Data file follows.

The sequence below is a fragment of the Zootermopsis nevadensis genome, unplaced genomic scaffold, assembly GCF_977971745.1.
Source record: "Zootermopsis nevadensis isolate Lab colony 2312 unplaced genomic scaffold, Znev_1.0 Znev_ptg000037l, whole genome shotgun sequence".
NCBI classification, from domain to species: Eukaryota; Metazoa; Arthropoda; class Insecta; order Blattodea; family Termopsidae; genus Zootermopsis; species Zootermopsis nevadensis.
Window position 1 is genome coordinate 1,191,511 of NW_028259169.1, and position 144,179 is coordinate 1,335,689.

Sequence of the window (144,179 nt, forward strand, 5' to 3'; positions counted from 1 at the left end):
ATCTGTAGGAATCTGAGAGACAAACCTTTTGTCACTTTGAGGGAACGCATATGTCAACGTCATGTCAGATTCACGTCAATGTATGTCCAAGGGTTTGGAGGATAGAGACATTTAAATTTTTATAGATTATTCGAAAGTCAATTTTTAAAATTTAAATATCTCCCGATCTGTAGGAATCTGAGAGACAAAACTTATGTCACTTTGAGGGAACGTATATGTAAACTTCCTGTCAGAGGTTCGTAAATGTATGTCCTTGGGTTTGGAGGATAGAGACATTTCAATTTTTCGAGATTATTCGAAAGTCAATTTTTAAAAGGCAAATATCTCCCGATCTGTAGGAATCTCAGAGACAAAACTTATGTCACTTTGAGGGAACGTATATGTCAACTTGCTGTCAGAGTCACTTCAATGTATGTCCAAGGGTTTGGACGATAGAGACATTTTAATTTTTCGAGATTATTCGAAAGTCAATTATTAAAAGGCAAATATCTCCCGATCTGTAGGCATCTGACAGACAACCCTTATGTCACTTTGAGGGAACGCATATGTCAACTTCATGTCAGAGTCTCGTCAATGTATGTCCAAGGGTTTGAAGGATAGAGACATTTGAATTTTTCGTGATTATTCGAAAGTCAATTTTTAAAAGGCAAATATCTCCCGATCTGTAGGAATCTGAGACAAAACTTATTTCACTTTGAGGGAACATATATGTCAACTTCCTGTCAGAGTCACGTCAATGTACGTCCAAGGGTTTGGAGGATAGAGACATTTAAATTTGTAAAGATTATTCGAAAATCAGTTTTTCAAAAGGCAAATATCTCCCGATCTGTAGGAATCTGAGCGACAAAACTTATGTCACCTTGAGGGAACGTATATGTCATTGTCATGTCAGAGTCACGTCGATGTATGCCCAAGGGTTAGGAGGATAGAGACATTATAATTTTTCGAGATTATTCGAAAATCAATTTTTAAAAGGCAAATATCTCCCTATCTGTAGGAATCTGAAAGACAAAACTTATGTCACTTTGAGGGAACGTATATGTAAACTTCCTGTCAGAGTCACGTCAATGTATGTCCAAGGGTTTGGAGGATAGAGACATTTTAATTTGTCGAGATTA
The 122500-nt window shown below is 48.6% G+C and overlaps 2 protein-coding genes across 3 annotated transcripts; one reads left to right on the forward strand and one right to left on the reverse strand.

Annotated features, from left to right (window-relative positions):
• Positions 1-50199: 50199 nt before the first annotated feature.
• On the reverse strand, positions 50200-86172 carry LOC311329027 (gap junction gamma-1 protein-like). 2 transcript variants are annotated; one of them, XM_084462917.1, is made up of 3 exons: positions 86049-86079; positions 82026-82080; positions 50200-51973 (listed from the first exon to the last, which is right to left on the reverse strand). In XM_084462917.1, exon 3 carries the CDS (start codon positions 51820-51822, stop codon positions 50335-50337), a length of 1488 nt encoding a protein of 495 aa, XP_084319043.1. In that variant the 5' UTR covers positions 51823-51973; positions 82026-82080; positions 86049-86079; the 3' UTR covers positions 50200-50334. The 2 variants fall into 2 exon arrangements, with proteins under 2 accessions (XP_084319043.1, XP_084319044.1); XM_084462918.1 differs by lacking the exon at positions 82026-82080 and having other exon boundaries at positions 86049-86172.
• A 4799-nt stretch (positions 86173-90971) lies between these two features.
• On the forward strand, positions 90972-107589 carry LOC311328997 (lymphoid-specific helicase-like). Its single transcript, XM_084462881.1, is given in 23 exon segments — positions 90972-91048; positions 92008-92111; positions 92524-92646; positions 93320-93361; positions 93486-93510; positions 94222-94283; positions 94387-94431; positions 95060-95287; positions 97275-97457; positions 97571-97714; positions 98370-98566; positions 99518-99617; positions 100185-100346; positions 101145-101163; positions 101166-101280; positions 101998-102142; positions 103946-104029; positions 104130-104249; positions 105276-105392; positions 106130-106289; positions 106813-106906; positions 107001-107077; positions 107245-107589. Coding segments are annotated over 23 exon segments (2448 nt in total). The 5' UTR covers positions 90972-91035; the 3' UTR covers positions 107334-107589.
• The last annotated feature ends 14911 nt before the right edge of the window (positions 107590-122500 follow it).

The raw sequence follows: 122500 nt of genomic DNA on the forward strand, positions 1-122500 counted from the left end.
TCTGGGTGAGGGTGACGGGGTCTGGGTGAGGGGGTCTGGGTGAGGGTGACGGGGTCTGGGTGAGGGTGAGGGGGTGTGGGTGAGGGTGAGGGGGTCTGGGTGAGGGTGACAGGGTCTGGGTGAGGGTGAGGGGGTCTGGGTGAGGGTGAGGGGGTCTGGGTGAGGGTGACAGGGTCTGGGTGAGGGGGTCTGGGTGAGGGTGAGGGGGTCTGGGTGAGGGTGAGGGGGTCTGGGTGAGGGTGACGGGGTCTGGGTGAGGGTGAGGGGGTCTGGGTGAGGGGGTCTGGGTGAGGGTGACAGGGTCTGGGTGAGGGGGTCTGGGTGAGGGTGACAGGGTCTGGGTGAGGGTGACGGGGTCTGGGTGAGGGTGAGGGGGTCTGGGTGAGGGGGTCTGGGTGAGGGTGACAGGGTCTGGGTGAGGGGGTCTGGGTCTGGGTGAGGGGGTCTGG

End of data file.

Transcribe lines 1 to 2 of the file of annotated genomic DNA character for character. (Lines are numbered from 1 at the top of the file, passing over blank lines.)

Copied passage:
The sequence below is a fragment of the Zootermopsis nevadensis genome, unplaced genomic scaffold, assembly GCF_977971745.1.
Source record: "Zootermopsis nevadensis isolate Lab colony 2312 unplaced genomic scaffold, Znev_1.0 Znev_ptg000037l, whole genome shotgun sequence".